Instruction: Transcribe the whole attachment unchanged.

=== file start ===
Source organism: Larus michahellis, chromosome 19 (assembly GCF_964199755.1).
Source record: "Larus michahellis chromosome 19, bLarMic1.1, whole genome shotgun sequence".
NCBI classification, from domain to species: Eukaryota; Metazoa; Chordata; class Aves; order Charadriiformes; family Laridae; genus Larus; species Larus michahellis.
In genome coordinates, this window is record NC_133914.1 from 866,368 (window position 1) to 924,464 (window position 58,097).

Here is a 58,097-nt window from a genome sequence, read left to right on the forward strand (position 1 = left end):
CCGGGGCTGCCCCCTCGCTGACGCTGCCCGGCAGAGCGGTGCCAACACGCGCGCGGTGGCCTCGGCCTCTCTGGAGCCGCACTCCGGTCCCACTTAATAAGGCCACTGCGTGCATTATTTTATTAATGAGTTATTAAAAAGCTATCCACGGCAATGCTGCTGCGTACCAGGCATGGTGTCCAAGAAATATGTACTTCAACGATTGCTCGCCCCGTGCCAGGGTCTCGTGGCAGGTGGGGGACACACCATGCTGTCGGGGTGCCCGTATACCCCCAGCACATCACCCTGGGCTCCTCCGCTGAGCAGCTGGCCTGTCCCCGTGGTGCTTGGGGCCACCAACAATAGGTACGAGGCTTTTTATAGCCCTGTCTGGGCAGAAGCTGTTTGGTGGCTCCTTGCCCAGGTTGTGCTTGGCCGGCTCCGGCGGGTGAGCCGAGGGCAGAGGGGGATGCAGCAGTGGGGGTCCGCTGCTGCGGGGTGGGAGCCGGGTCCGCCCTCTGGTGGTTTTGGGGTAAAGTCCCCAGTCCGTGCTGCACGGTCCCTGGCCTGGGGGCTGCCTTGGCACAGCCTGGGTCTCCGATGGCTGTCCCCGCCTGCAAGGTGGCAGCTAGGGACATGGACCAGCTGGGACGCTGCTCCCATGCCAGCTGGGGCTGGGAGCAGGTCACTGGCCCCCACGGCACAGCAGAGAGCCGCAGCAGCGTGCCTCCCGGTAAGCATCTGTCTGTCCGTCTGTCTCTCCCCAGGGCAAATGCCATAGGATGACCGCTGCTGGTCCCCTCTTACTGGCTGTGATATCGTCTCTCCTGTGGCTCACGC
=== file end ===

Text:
Source organism: Larus michahellis, chromosome 19 (assembly GCF_964199755.1).
Source record: "Larus michahellis chromosome 19, bLarMic1.1, whole genome shotgun sequence".
NCBI classification, from domain to species: Eukaryota; Metazoa; Chordata; class Aves; order Charadriiformes; family Laridae; genus Larus; species Larus michahellis.
In genome coordinates, this window is record NC_133914.1 from 866,368 (window position 1) to 924,464 (window position 58,097).

Here is a 58,097-nt window from a genome sequence, read left to right on the forward strand (position 1 = left end):
CCGGGGCTGCCCCCTCGCTGACGCTGCCCGGCAGAGCGGTGCCAACACGCGCGCGGTGGCCTCGGCCTCTCTGGAGCCGCACTCCGGTCCCACTTAATAAGGCCACTGCGTGCATTATTTTATTAATGAGTTATTAAAAAGCTATCCACGGCAATGCTGCTGCGTACCAGGCATGGTGTCCAAGAAATATGTACTTCAACGATTGCTCGCCCCGTGCCAGGGTCTCGTGGCAGGTGGGGGACACACCATGCTGTCGGGGTGCCCGTATACCCCCAGCACATCACCCTGGGCTCCTCCGCTGAGCAGCTGGCCTGTCCCCGTGGTGCTTGGGGCCACCAACAATAGGTACGAGGCTTTTTATAGCCCTGTCTGGGCAGAAGCTGTTTGGTGGCTCCTTGCCCAGGTTGTGCTTGGCCGGCTCCGGCGGGTGAGCCGAGGGCAGAGGGGGATGCAGCAGTGGGGGTCCGCTGCTGCGGGGTGGGAGCCGGGTCCGCCCTCTGGTGGTTTTGGGGTAAAGTCCCCAGTCCGTGCTGCACGGTCCCTGGCCTGGGGGCTGCCTTGGCACAGCCTGGGTCTCCGATGGCTGTCCCCGCCTGCAAGGTGGCAGCTAGGGACATGGACCAGCTGGGACGCTGCTCCCATGCCAGCTGGGGCTGGGAGCAGGTCACTGGCCCCCACGGCACAGCAGAGAGCCGCAGCAGCGTGCCTCCCGGTAAGCATCTGTCTGTCCGTCTGTCTCTCCCCAGGGCAAATGCCATAGGATGACCGCTGCTGGTCCCCTCTTACTGGCTGTGATATCGTCTCTCCTGTGGCTCACGC